Guaranteed stop-loss explained

A guaranteed stop-loss order (GSLO), available for most products, works in the same way as a stop-loss order except that it guarantees to close out a trade at the price specified, regardless of market volatility or gapping. 

There is a ‘GSLO Premium’ charge for placing a GSLO as you are guaranteed to be closed out at your specified price. 100% of the original GSLO Premium will be refunded if a GSLO is not triggered. This can occur when a GSLO is removed from an open Trade, amended to a regular Stop Loss Order or Trailing Stop Loss Order, when a Take Profit Order is triggered or when an open Trade is closed manually (fully or partially).

The GSLO premium amount to be paid when placing a guaranteed stop-loss order on a trade is calculated as follows: premium rate x number of units.    You can cancel a GSLO or switch to a regular Stop Loss Order or Trailing Stop Loss Order at any time.

The applicable premium rate can be found on the trading platform, in the product overview for the relevant product. 

The premium will be charged when placing the GSLO, including where this is done by changing an existing pending regular stop-loss or trailing stop-loss order to a GSLO. 

The original GSLO premium (100%) will be refunded to you if the GSLO is subsequently cancelled before it has been executed. An additional premium is not required to modify an existing GSLO.

If you wish to place, modify or cancel a GSLO, you need to ensure that you have sufficient available funds in your account to cover any increase in position margin as a result. Failure to pay any GSLO premium due in full may result in your GSLO being rejected or removed.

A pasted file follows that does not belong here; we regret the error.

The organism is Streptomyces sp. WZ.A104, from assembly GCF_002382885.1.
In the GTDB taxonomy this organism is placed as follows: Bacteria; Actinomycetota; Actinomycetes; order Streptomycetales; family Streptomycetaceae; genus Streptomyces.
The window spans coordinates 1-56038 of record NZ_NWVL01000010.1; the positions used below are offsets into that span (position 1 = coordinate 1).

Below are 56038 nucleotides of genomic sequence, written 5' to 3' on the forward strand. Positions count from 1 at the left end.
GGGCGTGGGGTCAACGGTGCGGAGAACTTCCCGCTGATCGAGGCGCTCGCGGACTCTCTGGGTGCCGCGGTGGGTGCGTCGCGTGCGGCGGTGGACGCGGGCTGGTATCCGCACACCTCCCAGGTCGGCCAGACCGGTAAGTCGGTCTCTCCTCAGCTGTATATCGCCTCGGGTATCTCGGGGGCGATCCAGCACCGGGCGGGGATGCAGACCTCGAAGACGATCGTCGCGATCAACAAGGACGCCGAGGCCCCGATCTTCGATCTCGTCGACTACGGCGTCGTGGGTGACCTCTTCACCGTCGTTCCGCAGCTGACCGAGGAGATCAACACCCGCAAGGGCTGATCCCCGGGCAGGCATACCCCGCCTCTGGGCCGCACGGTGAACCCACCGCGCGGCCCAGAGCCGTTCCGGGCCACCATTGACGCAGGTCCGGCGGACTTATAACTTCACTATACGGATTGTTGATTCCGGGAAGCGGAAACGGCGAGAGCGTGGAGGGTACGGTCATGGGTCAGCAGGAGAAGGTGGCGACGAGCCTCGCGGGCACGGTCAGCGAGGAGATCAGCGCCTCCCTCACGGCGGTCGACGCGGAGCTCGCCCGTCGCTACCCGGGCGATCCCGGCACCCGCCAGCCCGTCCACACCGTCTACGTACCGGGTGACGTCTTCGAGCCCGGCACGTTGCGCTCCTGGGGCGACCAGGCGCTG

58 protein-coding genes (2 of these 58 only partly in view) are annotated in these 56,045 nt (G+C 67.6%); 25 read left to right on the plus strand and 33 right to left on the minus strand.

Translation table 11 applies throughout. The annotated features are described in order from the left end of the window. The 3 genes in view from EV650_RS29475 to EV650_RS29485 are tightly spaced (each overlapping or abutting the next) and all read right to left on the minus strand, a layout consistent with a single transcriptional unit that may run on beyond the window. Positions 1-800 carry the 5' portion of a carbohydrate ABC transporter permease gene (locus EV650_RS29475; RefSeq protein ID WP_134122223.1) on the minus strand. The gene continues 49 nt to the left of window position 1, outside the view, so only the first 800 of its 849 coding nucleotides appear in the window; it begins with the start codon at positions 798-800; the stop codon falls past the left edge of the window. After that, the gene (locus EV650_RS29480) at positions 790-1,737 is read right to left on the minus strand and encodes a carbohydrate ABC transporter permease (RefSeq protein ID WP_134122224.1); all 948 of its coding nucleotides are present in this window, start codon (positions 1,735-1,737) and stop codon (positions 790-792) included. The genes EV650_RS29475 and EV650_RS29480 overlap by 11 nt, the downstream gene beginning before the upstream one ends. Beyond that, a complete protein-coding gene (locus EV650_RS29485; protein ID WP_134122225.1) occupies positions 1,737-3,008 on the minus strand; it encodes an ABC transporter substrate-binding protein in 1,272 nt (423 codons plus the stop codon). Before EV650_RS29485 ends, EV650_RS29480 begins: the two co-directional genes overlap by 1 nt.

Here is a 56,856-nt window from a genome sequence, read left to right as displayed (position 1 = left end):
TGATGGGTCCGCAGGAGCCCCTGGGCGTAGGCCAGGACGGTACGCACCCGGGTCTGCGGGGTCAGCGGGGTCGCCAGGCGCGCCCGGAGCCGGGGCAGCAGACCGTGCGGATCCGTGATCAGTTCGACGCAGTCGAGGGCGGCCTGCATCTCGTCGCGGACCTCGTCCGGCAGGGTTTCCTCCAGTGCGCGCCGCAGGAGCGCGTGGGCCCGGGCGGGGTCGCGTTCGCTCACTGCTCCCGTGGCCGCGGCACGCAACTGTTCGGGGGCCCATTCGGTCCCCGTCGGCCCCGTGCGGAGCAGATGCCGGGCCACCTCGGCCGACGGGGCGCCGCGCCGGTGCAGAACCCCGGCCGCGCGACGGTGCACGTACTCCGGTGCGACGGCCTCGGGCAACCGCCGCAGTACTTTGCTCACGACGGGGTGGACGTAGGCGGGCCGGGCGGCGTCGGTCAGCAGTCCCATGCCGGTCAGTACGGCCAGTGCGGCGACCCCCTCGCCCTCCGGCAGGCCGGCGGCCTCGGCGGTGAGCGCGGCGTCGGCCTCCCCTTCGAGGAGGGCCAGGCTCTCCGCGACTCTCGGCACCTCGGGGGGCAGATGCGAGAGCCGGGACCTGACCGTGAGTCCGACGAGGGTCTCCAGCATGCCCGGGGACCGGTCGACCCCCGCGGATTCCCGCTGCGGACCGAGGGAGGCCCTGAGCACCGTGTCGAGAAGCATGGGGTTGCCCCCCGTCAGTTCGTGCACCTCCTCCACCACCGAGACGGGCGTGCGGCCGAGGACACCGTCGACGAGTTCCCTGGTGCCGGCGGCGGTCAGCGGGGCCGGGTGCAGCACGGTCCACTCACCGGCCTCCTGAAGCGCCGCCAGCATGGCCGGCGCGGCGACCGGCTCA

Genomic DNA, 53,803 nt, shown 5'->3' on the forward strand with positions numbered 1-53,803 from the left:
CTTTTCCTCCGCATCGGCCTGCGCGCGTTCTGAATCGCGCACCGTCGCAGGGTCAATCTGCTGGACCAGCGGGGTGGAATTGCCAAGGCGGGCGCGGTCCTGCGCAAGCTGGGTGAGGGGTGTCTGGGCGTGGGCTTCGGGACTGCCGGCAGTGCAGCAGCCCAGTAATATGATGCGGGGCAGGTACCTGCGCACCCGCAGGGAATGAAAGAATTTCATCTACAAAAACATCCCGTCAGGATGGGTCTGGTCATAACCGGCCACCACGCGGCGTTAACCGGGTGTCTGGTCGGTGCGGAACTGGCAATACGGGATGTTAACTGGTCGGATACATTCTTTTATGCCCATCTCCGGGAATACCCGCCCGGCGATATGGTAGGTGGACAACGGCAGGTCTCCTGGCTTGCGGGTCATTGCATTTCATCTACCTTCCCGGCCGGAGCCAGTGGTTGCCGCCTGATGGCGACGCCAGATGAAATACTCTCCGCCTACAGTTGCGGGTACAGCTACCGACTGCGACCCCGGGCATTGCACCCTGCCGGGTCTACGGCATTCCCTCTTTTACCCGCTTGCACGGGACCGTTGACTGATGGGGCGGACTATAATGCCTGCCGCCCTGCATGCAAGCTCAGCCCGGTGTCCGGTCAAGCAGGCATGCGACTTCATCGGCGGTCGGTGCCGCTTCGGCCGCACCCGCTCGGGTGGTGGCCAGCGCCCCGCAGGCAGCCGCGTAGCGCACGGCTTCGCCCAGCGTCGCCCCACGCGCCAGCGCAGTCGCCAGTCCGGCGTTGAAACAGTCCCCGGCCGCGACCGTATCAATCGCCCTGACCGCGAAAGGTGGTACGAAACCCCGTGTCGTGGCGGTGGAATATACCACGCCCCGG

Guaranteed stop-loss order example

Let's take the UK 100 as an example. You want to go long on the UK 100 and our current sell/buy price is 6694/6695, so you decide to buy one unit at 6695. You are concerned about market volatility, so decide to safeguard your trade by placing a guaranteed stop-loss order at 6650 to limit your losses should the market go against you. In this example, to place a GSLO on your one unit buy trade on the UK 100, the cost is £1 (1 GBP per unit).

An unexpected interest rate cut by the US Federal Reserve causes volatility in the markets overnight, leading the UK 100 to gap by 90 points. The following morning, the UK 100 opens at 6604/6605.

As you had placed a guaranteed stop-loss order, your trade closed out at 6650, resulting in a loss of £45 (6695-6650 x 1).

If you hadn't placed the guaranteed stop on your position, your trade would have closed at the next available price, which in this case was 6605. This means you would have  lost £90 (6695-6605 x 1).

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